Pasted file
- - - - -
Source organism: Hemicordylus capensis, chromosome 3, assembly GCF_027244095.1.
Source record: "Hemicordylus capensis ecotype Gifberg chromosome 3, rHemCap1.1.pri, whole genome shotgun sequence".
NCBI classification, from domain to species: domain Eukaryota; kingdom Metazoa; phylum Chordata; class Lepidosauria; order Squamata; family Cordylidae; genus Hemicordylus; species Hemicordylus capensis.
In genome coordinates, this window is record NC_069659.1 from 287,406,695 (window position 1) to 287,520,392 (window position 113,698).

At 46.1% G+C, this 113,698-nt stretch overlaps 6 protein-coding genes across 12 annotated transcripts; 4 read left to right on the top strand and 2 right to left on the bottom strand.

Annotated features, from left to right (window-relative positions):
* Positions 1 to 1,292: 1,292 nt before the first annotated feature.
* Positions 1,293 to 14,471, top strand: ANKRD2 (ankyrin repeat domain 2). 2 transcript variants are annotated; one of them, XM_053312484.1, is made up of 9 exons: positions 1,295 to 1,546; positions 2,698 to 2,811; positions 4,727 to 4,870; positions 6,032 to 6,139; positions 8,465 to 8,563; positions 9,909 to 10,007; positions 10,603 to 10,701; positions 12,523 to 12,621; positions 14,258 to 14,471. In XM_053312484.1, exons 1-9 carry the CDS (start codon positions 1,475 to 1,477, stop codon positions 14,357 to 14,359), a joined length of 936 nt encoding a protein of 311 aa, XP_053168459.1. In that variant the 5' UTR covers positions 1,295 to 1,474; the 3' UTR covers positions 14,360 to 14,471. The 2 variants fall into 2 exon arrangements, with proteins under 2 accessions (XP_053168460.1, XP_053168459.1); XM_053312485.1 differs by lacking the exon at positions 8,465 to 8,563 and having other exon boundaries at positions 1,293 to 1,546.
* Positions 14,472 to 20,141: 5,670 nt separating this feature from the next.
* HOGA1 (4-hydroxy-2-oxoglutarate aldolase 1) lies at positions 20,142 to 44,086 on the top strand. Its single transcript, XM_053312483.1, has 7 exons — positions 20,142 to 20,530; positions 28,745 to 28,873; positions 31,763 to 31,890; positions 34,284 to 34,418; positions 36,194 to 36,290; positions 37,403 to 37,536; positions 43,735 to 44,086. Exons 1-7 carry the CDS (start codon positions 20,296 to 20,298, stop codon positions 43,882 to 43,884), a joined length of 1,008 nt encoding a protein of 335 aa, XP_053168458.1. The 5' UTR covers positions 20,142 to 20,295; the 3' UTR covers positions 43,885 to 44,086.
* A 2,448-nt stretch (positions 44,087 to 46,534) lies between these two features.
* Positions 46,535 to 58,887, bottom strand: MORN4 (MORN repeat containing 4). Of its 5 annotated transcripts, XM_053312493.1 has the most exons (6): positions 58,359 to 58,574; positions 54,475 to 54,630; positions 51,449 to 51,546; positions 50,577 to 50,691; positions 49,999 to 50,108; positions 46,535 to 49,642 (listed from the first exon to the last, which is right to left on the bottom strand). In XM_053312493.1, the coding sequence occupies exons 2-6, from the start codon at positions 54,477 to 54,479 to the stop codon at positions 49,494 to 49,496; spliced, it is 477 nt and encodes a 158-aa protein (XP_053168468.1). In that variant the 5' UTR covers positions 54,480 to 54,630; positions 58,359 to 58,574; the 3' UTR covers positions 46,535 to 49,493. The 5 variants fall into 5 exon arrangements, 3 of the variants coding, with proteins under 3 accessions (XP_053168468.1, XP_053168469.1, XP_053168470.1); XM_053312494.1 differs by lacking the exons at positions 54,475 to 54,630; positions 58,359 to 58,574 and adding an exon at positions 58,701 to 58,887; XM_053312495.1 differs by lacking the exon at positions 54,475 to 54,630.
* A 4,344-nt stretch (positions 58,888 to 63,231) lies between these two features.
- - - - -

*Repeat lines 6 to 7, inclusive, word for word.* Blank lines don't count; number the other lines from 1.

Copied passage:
Annotated features, from left to right (window-relative positions):
* Positions 1 to 1,292: 1,292 nt before the first annotated feature.